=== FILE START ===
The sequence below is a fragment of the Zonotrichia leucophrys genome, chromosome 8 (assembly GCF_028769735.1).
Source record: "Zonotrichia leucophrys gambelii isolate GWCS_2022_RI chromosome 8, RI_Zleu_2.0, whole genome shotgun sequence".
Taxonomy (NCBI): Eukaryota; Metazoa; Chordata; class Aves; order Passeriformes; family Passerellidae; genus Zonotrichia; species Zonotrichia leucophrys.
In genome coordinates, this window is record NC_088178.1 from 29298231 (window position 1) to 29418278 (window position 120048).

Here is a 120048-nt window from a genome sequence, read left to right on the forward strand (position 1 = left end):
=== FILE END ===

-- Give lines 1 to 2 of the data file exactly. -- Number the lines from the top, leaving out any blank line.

The sequence below is a fragment of the Zonotrichia leucophrys genome, chromosome 8 (assembly GCF_028769735.1).
Source record: "Zonotrichia leucophrys gambelii isolate GWCS_2022_RI chromosome 8, RI_Zleu_2.0, whole genome shotgun sequence".